Kubernetes and Jira Pt. 1: Setting up the Environment

Good Morning Jira Guys and Gals. I’m actually very excited about today’s post. First off, immediately after Team ’21, my wife and I took a weekend off in the Mountains of North Carolina to disconnect from tech and just enjoy being together in nature.

Second of all, Atlassian announced full support for running Data Center in Kubernetes. I had previously experimented with this kind of approach, but I could never quiet get it to work how I wanted it to. So I figured I’d take a deep dive into the topic today, and using Atlassian’s official docker images and Helm charts, see if I can get this working.

Kubernetes? Docker? What Even!?

So to understand what’s going on here, let’s start with Docker. Docker containers lie somewhere between application and VM. They are self-contained, having all the files, OS stuff, etc., needed to run a configuration in a little package, without fussing about configuring the host OS for each application that needs to run. The upshot to this is that if you need to run different applications with conflicting requirements on the same system, it doesn’t matter. They can both live in their containers and never have to bother each other. And because docker images are often created and maintained by the application developers, you also rarely have to worry about prereqs. If your system can run docker containers, then you should be good to go.

However, the flip side is containers are…involved. If you are running one or two containers, you can get away with the command line tools or Portainer. But if you want to work with a complex interconnected application and its dependencies – like, say, Jira Data Center – managing it all by hand quickly scales to the unreasonable. That is where Kubernetes comes in (sometimes abbreviated to k8s). It is a Docker host manager, allowing you to deploy and spread your workload among several hosts, thus abstracting said hosts into a personal container cloud of sorts.  

So today I’ll start by setting up three node Kubernetes systems – one master that will act as my controller, and two workers that will host my workload. The ultimate goal will be to make a fully working two node Jira Data Center instance running entirely on the K8S nodes. I have three fresh Ubuntu 20.04 nodes ready to start, so let’s dig into this. I used this guide for the installation of Kubernetes, but I’ll explain all the steps here.

Ubuntu Systems

I have all three of my nodes set up exactly the same.

  • CPU: 4 vCPU
  • Memory: 6 GB
  • HD: 50 GB 

You may have noticed that I am using Ubuntu rather than my usual CentOS today. Well, Redhat recently announced some changes that make it hard for me to continue recommending CentOS for production use, so I’ve been experimenting with some other options. And I finally landed on Ubuntu 20.04 as my new recommendation. It’s an adjustment, to be sure, but it still runs stable enough that I am not fussed about using it long-term.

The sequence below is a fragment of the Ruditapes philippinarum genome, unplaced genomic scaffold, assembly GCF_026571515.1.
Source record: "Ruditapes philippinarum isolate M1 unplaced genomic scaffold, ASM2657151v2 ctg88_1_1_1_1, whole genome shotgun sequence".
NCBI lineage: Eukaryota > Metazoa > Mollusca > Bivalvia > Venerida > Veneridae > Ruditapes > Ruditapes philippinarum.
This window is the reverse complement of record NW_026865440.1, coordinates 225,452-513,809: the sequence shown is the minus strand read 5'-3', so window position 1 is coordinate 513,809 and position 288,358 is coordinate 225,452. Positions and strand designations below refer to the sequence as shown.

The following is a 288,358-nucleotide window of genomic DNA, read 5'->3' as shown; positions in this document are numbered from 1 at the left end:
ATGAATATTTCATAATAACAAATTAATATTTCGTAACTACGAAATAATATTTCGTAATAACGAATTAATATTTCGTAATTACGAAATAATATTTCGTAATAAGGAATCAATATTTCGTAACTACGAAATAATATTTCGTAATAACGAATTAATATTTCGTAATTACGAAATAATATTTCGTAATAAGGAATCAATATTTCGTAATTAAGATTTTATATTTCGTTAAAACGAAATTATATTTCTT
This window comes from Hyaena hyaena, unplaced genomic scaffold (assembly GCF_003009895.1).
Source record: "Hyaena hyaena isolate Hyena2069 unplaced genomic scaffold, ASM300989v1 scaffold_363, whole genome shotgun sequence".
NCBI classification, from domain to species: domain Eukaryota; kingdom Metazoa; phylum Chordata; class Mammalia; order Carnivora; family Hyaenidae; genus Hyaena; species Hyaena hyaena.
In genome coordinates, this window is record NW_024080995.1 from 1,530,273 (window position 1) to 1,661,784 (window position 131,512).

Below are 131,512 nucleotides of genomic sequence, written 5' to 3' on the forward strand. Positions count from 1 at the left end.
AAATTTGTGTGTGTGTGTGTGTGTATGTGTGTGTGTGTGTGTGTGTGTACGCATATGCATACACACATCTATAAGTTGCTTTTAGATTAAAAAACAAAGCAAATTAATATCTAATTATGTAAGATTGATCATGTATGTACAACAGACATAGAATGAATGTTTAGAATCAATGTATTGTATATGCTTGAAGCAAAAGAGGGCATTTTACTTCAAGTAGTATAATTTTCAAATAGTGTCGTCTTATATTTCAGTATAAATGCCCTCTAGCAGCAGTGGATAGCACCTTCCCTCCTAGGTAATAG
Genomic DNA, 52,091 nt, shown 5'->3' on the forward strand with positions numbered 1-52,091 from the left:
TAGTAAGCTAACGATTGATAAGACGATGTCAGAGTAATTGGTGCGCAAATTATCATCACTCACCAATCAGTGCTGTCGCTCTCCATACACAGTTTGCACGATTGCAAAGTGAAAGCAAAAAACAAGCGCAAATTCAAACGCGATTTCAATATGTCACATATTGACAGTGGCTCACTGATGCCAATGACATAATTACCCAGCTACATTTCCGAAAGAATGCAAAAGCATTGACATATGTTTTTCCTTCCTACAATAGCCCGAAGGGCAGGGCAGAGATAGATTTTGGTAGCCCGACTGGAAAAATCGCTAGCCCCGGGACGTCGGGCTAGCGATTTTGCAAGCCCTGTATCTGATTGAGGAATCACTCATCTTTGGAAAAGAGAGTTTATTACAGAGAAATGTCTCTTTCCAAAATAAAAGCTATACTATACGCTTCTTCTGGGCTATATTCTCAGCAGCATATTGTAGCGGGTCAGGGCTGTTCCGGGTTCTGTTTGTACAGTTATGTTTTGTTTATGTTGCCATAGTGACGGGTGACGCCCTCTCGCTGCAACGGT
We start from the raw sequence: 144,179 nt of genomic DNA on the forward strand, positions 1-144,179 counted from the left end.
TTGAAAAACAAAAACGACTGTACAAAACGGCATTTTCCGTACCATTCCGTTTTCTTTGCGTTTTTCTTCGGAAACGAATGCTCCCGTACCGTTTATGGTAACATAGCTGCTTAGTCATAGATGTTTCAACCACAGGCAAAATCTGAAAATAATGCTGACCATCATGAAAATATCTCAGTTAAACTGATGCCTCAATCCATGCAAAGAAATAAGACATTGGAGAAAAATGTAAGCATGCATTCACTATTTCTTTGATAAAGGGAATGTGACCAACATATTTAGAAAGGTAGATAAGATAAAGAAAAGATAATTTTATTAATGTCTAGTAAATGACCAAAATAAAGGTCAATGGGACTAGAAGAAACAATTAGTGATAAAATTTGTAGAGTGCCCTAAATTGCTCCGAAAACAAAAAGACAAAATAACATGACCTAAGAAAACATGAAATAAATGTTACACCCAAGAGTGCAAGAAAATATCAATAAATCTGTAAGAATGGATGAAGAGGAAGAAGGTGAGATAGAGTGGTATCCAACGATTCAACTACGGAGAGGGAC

That being said, the first thing I do is make sure they are running on the latest packages:

sudo apt update

sudo apt -y upgrade && sudo systemctl reboot

Installing Kubelet, kubeadm, and kubectl

So, now to install the basic requirements to get started. First thing I do is install Curl and apt-transport-https to each of the nodes

sudo apt update
sudo apt -y install curl apt-transport-https

I’ll then use curl to install the appropriate APT repos for the install. 

curl -s https://packages.cloud.google.com/apt/doc/apt-key.gpg | sudo apt-key add -
echo "deb https://apt.kubernetes.io/ kubernetes-xenial main" | sudo tee /etc/apt/sources.list.d/kubernetes.list

Next we’ll install the actual packages we need, then tell APT not to upgrade kubelet, kubeadm, and kubectl

sudo apt update
sudo apt -y install vim git wget kubelet kubeadm kubectl
sudo apt-mark hold kubelet kubeadm kubectl

To check and make sure everything installed as expected, we’ll run the following command:

kubectl version --client && kubeadm version

Now we need to disable Swap. The swap partition can mess with how K8s works, so it’s gotta go.

sudo sed -i '/ swap / s/^\(.*\)$/#\1/g' /etc/fstab
sudo swapoff -a

Next, we’ll need to configure sysctl to handle some network parameters.

sudo modprobe overlay
sudo modprobe br_netfilter
sudo tee /etc/sysctl.d/kubernetes.conf<<EOF
net.bridge.bridge-nf-call-ip6tables = 1
net.bridge.bridge-nf-call-iptables = 1
net.ipv4.ip_forward = 1
sudo sysctl --system

Please note, this may show an error like it did with mine. This error is traced to a default file and not our configuration file, so I would not worry about it.

Installing the Container Runtime

So we have Kubernetes installed on all our nodes, but it has nothing to really work off us. So we’ll need to install Docker. We can do this by running the following commands. (Warning, there are a fair few of them)